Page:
Sunlight and carcinogenesis: expression of p53 and pyrimidine dimers in human skin following UVA I, UVA I + II and solar simulating radiations

Détails

ID Serval
serval:BIB_4CC39E79BE70
Type
Article: article d'un périodique ou d'un magazine.
Collection
Publications
Titre
Sunlight and carcinogenesis: expression of p53 and pyrimidine dimers in human skin following UVA I, UVA I + II and solar simulating radiations
Périodique
International Journal of Cancer
Auteur(s)
Burren  R., Scaletta  C., Frenk  E., Panizzon  R. G., Applegate  L. A.
ISSN
0020-7136 (Print)
Statut éditorial
Publié
Date de publication
04/1998
Volume
76
Numéro
2
Pages
201-6
Notes
Journal Article
Research Support, Non-U.S. Gov't --- Old month value: Apr 13
Résumé
DNA damage by UV radiation plays an essential role in skin cancer induction. We report that even sub-erythemal doses of solar simulating radiation, are capable of inducing substantial nuclear damage, namely pyrimidine dimers and p53 induction in human skin in situ. The quantity and distribution of p53 induced in human skin by UV radiation depended highly on the waveband and dose of UV used. Solar simulating radiation induced very high levels of p53 throughout all layers in epidermal keratinocytes 24 hr following an erythemal dose (230+/-15.9/1000 cells), and the induction followed a dose response. Following UVA I + II and UVA I radiations, p53 expression was approximately half of that seen with equivalent biological doses of solar simulating radiation (63.5+/-28.5 and 103+/-15.9, respectively). Expression of p53 was seen in basal cell keratinocytes at lower doses of UVA, but all layers of the epidermis were affected at higher doses. Pyrimidine dimer induction, however, was seen to be the same for equivalent biological doses of UVA I, UVA I + II and solar simulating radiations, which coincides with previous findings that pyrimidine dimers initiate the erythemal response and are implicated in skin carcinogenesis. When equivalent biological doses of pure UVA are used with no UVB contamination, significant nuclear alterations occur in human skin in situ, which can approach those seen with UVB radiation. Our results suggest that DNA damage assessed in vivo by immunohistochemistry could provide a very sensitive endpoint for determining the efficacy of protective measures, such as sunscreens or protective clothing, against both UVB- and UVA-induced damage in human skin.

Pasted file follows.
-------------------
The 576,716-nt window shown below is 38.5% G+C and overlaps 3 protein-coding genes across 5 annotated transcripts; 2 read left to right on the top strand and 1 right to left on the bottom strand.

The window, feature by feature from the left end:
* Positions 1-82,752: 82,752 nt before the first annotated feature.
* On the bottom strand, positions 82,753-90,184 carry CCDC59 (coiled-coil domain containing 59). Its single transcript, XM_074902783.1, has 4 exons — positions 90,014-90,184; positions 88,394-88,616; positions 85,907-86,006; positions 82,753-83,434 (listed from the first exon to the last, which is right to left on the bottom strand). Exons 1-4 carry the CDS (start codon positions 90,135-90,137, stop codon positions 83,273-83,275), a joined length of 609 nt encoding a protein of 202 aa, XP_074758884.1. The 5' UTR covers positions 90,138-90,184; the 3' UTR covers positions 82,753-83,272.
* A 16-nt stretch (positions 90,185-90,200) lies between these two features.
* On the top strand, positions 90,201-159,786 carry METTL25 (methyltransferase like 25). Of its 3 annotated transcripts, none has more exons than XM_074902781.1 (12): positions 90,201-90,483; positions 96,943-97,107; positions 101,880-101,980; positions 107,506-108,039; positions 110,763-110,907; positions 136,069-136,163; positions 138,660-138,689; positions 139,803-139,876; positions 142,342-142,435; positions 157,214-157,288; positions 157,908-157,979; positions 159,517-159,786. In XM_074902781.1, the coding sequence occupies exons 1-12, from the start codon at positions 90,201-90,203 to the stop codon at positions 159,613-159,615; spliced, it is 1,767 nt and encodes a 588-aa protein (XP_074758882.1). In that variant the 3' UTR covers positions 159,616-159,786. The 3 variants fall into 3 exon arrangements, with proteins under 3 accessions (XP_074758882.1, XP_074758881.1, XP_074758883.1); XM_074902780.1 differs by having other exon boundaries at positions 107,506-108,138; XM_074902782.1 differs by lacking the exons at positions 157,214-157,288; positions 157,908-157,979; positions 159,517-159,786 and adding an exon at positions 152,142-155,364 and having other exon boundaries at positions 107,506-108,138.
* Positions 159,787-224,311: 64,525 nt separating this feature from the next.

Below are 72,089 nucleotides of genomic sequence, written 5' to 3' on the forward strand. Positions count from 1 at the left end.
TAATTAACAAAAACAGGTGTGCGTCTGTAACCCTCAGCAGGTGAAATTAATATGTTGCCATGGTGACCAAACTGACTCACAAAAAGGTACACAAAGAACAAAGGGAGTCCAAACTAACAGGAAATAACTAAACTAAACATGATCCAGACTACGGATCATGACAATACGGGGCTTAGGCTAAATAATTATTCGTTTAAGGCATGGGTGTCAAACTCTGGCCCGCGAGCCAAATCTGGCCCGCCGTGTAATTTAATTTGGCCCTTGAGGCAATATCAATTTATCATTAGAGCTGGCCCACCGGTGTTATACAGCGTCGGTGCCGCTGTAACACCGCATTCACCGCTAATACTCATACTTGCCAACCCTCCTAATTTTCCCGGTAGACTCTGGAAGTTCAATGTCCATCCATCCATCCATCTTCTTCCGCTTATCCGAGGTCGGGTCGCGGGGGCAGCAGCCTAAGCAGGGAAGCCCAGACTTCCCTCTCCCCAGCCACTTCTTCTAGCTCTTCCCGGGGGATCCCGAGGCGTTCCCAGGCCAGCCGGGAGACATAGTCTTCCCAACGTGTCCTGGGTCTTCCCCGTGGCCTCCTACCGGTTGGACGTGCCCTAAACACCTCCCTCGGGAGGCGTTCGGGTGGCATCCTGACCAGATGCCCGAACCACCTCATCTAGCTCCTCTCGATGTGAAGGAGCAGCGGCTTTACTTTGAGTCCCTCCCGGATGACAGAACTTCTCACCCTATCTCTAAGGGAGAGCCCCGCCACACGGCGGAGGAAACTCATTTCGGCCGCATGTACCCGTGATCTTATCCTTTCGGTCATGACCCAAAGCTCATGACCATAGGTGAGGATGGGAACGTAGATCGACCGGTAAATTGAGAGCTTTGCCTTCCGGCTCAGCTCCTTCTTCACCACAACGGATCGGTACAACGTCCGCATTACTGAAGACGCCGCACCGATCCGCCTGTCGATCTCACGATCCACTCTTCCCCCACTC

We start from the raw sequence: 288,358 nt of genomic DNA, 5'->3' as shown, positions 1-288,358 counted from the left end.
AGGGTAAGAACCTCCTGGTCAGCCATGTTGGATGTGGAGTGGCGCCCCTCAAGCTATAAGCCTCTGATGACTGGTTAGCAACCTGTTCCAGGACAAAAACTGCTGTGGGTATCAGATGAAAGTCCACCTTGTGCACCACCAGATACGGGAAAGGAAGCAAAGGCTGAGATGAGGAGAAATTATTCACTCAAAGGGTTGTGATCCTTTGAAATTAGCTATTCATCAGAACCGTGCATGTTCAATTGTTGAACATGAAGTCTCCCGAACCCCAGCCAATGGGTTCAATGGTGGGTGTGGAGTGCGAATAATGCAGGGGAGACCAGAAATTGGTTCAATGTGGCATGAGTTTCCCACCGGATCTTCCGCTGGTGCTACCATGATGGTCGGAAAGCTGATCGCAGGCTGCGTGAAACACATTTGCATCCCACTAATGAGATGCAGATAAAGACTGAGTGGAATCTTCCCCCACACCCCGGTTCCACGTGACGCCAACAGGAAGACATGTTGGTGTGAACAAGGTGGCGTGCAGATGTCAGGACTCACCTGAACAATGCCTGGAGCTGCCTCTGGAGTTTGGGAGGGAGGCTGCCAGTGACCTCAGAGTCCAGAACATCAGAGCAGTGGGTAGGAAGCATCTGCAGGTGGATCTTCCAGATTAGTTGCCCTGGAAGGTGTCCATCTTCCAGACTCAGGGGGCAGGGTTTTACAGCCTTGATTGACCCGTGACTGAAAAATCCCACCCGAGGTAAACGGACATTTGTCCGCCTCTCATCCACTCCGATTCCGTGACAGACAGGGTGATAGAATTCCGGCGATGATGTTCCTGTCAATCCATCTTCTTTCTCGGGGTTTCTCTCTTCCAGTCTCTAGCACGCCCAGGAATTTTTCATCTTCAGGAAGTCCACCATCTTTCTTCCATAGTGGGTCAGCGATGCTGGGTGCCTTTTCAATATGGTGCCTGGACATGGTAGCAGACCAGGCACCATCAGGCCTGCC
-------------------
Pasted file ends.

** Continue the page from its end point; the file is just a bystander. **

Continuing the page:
Mots-clé
Adult Antibodies DNA/metabolism *DNA Damage Gene Expression Genes, p53 Humans Immunohistochemistry Middle Aged Pyrimidine Dimers/*biosynthesis Skin/*metabolism Skin Neoplasms/*etiology/metabolism Sunlight/*adverse effects Tumor Suppressor Protein p53/*biosynthesis/immunology Ultraviolet Rays
Pubmed
Web of science
Création de la notice
25/01/2008 16:54
Dernière modification de la notice
20/08/2019 14:01
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